Jim Bouton has another comeback in store.
Last week, an email chain between friends and associates of the 78-year-old former Yankee pitcher made the rounds celebrating the 40th anniversary of “The Bulldog’s” unlikely return to Major League Baseball in 1978, just shy of his 40th birthday. Bouton played that game with the Atlanta Braves, after an eight-year absence from the majors, and recorded a win over the San Francisco Giants.
Now we’re told Bouton’s management team at Don Buchwald Associates has been stealthily working on another pitch — the adaptation of Bouton’s 1970 classic “Ball Four” as a television series.
“(It’s) making the rounds to production companies in the TV world,” an industry insider confirms. It’s thought that the advent of streaming services like Netflix and Amazon Prime opens new markets for a retro sitcom. The surprising post-season hopes of the 2017 Yankees squad could also be helpful.
“There have been a number of inquiries throughout the past several months,”we’re told by that source.
Bouton’s book detailed his 1969 season with the Seattle Pilots, who existed for only one season. But in that book, he managed to anger many of the Yankee teammates he’d played with from 1962 to 1968, most notably Mickey Mantle, with whom Bouton made amends shortly before The Mick died in 1995.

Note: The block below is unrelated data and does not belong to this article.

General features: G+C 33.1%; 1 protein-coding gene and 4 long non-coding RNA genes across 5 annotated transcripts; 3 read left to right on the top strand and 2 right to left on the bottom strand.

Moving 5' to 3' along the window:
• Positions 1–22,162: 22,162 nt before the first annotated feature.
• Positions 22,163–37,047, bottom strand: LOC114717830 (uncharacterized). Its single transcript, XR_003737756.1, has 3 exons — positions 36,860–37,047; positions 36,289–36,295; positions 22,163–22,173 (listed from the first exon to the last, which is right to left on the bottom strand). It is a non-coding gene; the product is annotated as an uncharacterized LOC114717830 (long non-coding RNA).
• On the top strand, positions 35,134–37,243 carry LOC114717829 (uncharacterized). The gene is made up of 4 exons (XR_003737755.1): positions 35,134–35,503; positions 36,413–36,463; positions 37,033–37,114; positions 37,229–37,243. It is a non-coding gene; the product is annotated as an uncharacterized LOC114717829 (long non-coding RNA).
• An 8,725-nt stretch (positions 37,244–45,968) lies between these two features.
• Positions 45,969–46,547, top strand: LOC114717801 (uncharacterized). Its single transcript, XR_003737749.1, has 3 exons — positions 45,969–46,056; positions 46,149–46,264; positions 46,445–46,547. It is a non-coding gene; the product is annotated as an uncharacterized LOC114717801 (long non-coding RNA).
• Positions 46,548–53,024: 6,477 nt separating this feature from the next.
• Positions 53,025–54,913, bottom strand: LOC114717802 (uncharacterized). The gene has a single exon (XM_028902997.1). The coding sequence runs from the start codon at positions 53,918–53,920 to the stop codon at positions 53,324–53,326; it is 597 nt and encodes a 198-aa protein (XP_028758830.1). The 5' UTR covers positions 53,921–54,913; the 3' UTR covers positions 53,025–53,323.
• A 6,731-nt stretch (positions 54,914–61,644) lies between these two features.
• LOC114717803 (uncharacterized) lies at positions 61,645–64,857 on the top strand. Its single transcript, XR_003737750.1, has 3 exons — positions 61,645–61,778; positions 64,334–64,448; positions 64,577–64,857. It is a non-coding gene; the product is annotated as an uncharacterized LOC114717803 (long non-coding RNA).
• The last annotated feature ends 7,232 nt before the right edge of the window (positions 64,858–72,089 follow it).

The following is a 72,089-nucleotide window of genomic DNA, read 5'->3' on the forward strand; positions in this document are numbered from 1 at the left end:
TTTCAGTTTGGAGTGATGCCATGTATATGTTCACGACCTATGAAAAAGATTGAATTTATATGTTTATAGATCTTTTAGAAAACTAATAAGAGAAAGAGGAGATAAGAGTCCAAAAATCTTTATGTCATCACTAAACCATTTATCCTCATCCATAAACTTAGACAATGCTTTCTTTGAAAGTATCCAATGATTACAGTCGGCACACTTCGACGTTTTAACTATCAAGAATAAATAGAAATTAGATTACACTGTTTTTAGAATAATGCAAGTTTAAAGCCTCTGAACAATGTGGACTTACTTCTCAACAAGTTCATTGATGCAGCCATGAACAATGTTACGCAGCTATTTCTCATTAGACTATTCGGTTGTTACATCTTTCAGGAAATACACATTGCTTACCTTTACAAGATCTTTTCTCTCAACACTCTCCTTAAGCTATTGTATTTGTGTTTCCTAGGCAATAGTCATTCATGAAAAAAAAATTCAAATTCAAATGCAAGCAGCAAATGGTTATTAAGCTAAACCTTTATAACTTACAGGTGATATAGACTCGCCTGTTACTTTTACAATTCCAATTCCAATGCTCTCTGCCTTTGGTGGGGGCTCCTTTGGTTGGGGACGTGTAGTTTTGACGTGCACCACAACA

Jim Bouton wants to see “Ball Four” pitched to a new generation.
(Richard Drew/ASSOCIATED PRESS)
CBS aired a “Ball Four” series in 1976 and it fared even worse that the Pilots, lasting not even an entire season.
Before “Ball Four,” no high-profile professional athlete had ever written a sports tell-all, and we’re told, part of the problem with the CBS series is the then-controversial program couldn’t procure MLB licensing rights.
Bouton (photo) at the time compared the show’s five-episode run to “Gilligan’s Island in baseball suits” and admitted he was relieved when it was cancelled.
We’re told Bouton would like to be associated with a “Ball Four” return, though it was reported in July he was battling cerebral amyloid angiopathy, which is a brain disease that can lead to dementia. Bouton said at the time the affliction was negatively impacting his writing abilities.
Don Buchwald Associates declined to comment.
With Brian Niemietz